Online help for those without health insurance in New Jersey
Uninsured New Jerseyans will have a new tool to help them buy health insurance this fall, just in time for the next Affordable Care Act open enrollment period, a website geared to connecting them with people and resources that can make it easier to sign up for coverage.
The New Jersey for Health Care coalition, which comprises 61 community, church, and labor groups, has revamped and relaunched its covernj.org site, adding several features that are intended to help consumers who remain without coverage after the first year of the federally operated health insurance marketplace.
While residents won’t be able to buy insurance directly through the site, it provides instructions on how to enroll, including contact information for those who can help residents buy insurance at healthcare.gov. of the site is scheduled to launch by Thanksgiving.
Outreach to people who don’t speak English will be a major focus of the second open-enrollment period, which begins tomorrow and lasts until February 15. Toward that end, federal contractor SRA International will offered enrollment assistance in 14 languages.
The stakes for violating the ACA mandate to have insurance are increasing this year. While the penalty for remaining uninsured in 2014 was the greater of $95 per adult and $47.50 per child or 1 percent of household income, it will rise to the greater of $325 per adult and $162.50 per child or 2 percent of income in 2015.
The first open enrollment period, which ended in April, saw 161,775 New Jersey residents sign up for insurance through the marketplace. But that is only a quarter of the 628,000 people that the Kaiser Family Foundation estimated were eligible.
Covernj.org has been completely revamped to make it easier for New Jersey residents to access enrollment assistance, according to Maura Collinsgru, healthcare advocate for New Jersey Citizen Action and spokeswoman of the New Jersey for Health Care coalition.
“We’ve brainstormed ways to bring the message to consumers in a more accessible format,” she said.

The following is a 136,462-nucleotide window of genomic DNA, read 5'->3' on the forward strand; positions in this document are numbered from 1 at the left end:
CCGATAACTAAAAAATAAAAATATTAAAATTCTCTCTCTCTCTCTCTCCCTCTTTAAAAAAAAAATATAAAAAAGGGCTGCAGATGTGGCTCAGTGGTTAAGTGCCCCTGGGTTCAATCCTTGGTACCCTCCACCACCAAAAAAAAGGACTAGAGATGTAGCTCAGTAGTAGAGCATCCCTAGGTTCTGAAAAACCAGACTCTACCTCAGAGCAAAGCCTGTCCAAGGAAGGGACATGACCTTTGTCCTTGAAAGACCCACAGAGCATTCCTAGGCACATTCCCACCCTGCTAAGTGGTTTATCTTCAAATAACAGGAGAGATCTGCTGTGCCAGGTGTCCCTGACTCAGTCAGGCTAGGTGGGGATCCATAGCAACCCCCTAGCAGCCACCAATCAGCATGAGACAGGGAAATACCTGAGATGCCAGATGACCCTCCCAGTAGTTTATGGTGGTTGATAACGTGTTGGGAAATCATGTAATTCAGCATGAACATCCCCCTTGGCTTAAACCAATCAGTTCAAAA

Collinsgru said she’s hopeful that a similar number of New Jersey residents will enroll for 2015 as did this year, but didn’t provide a specific goal. New Jersey Policy Perspective is preparing updated enrollment goals, she said.
A challenge to matching last year’s enrollment figures is the fact that many of the best-informed and most-eager uninsured residents have already enrolled. But there are other hurdles that have been reduced. Residents shouldn’t have to contend with a balky federal website this year — instead, healthcare.gov has been streamlined — and those assisting residents have more experience, Collinsgru said. In addition, there will be more federally funded enrollment experts who local application counselors can turn to when they run into problems, she said.
While healthcare.gov offers its own list of organizations that can assist with applying for insurance, Collinsgru noted that it includes every organization that has someone who’s undergone training to assist with applications — some of whom may not have the time to work with consumers. In contrast, all of the organizations listed on covernj.org have at least one employee dedicated to helping consumers, as well as the ability to schedule enrollment appointments. The site also carries a list of enrollment-related events across the state, unlike healthcare.gov.
New Jersey Gov. Chris Christie decided against having a state-based insurance exchange, which left the state without funds for outreach to uninsured residents.
Collinsgru said this increases the role of New Jersey for Health Care, a coalition that is working with a variety of organizations to enroll residents, such as the Center for Family Services, which received a federal Navigator grant to serve residents in seven South Jersey counties, and the New Jersey Hospital Association, which hired 20 military veterans to serve as certified application counselors and who are able to meet with residents to help them enroll, including in evenings on weekends.
It also includes HOPES CAP Inc., a nonprofit that’s focused on enrolling Spanish speakers in Hudson and Union County.
“A lot of people, although they know about the Affordable Care Act and hear about it on the TV … they don’t know where to go,” said Evelyn Mercado, community services manager for HOPES CAP.
The coalition also is hoping to reach immigrants through groups like the United Way of Central New Jersey. Green-card holders who’ve been in the country for more than five years are eligible to purchase marketplace insurance.
“There’s been an increased capacity in the number of different languages and bilingual assisters,” Collinsgru said.
Collinsgru said an advantage of covernj.org is that the site gathers contact information from many community groups that residents already have a relationship with. The new interactive map is a distillation of this approach.
Within a few moments, an uninsured resident can find out that “there’s somebody right down the street from me who can help me with this,” Collinsgru said.
NJ Spotlight, an independent online news service on issues critical to New Jersey, makes its in-depth reporting available to NewsWorks.
WHYY is your source for fact-based, in-depth journalism and information. As a nonprofit organization, we rely on financial support from readers like you. Please give today.